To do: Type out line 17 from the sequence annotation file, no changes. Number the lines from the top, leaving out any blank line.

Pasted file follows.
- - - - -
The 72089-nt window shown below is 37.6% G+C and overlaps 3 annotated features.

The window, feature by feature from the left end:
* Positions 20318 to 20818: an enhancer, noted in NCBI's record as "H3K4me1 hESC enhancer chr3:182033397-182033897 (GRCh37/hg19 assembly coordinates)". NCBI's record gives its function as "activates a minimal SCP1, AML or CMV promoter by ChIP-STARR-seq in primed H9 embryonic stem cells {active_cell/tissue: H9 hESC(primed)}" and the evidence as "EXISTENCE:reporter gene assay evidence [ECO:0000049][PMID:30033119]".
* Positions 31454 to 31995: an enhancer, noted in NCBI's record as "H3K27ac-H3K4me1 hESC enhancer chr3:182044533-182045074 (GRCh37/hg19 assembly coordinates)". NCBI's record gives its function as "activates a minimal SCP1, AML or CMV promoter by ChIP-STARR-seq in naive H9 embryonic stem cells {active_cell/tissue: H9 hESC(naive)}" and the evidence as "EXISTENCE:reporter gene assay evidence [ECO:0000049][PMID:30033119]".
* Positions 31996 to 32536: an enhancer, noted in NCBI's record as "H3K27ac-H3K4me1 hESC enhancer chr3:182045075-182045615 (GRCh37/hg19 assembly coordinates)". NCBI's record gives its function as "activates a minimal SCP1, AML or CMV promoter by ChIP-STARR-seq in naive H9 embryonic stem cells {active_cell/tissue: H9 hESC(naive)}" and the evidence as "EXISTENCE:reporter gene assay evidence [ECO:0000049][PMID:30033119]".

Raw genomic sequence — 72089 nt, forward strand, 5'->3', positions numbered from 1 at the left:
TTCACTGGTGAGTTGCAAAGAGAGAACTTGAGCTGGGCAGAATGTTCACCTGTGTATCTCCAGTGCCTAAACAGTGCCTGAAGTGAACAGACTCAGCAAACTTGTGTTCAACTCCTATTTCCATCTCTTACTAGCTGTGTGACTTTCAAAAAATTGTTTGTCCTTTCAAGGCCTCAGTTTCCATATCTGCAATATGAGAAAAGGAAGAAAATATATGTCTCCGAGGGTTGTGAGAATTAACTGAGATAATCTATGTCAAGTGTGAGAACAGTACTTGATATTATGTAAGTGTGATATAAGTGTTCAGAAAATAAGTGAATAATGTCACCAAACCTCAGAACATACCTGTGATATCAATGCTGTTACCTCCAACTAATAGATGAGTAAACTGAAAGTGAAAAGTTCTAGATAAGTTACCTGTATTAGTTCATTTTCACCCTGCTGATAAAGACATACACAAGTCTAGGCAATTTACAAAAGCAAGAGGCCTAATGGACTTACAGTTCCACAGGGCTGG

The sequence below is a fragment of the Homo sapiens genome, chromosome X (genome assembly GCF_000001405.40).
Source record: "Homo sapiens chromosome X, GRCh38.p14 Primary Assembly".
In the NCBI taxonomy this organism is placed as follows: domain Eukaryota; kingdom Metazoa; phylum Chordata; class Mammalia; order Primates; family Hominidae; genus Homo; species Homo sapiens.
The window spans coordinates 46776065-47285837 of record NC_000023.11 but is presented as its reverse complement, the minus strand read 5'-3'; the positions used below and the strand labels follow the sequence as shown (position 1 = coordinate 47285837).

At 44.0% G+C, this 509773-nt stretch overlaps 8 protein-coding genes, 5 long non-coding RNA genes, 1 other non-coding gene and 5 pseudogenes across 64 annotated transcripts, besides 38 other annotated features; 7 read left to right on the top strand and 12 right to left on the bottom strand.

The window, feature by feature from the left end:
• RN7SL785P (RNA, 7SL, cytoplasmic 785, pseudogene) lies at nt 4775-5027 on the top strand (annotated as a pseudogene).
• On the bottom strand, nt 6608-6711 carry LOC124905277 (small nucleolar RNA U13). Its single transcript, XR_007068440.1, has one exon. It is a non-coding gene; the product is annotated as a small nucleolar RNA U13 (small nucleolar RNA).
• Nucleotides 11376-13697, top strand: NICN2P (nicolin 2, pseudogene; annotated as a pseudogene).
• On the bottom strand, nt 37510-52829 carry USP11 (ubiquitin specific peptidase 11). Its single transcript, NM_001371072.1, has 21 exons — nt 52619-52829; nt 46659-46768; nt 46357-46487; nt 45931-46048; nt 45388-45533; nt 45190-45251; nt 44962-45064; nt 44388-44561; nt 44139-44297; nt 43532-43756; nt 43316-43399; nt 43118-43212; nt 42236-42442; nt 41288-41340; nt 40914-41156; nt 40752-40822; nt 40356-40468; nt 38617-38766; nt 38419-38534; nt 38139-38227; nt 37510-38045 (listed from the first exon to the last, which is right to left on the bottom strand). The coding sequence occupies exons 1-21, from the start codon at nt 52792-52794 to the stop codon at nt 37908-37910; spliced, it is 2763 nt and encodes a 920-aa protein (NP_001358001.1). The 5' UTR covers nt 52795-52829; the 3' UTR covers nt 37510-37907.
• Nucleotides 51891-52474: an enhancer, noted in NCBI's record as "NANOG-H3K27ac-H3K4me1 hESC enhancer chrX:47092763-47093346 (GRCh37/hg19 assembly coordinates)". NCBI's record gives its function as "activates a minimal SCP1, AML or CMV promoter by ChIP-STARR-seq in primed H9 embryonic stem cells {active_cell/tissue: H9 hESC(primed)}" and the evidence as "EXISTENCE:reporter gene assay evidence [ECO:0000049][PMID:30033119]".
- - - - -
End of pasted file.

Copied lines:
• On the bottom strand, nt 37510-52829 carry USP11 (ubiquitin specific peptidase 11). Its single transcript, NM_001371072.1, has 21 exons — nt 52619-52829; nt 46659-46768; nt 46357-46487; nt 45931-46048; nt 45388-45533; nt 45190-45251; nt 44962-45064; nt 44388-44561; nt 44139-44297; nt 43532-43756; nt 43316-43399; nt 43118-43212; nt 42236-42442; nt 41288-41340; nt 40914-41156; nt 40752-40822; nt 40356-40468; nt 38617-38766; nt 38419-38534; nt 38139-38227; nt 37510-38045 (listed from the first exon to the last, which is right to left on the bottom strand). The coding sequence occupies exons 1-21, from the start codon at nt 52792-52794 to the stop codon at nt 37908-37910; spliced, it is 2763 nt and encodes a 920-aa protein (NP_001358001.1). The 5' UTR covers nt 52795-52829; the 3' UTR covers nt 37510-37907.